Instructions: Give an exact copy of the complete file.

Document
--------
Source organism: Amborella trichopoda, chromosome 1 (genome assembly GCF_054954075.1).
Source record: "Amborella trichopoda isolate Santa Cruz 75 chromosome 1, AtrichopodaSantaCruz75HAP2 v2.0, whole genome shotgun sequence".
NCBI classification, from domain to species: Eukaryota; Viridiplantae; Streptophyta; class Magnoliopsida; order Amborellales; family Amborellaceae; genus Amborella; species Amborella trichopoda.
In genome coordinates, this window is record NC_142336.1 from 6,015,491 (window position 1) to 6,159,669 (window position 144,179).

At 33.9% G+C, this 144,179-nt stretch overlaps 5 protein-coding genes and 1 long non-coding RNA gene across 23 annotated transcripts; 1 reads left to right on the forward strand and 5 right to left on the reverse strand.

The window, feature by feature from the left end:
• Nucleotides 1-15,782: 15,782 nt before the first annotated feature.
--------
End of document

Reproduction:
Source organism: Amborella trichopoda, chromosome 1 (genome assembly GCF_054954075.1).
Source record: "Amborella trichopoda isolate Santa Cruz 75 chromosome 1, AtrichopodaSantaCruz75HAP2 v2.0, whole genome shotgun sequence".
NCBI classification, from domain to species: Eukaryota; Viridiplantae; Streptophyta; class Magnoliopsida; order Amborellales; family Amborellaceae; genus Amborella; species Amborella trichopoda.
In genome coordinates, this window is record NC_142336.1 from 6,015,491 (window position 1) to 6,159,669 (window position 144,179).

At 33.9% G+C, this 144,179-nt stretch overlaps 5 protein-coding genes and 1 long non-coding RNA gene across 23 annotated transcripts; 1 reads left to right on the forward strand and 5 right to left on the reverse strand.

The window, feature by feature from the left end:
• Nucleotides 1-15,782: 15,782 nt before the first annotated feature.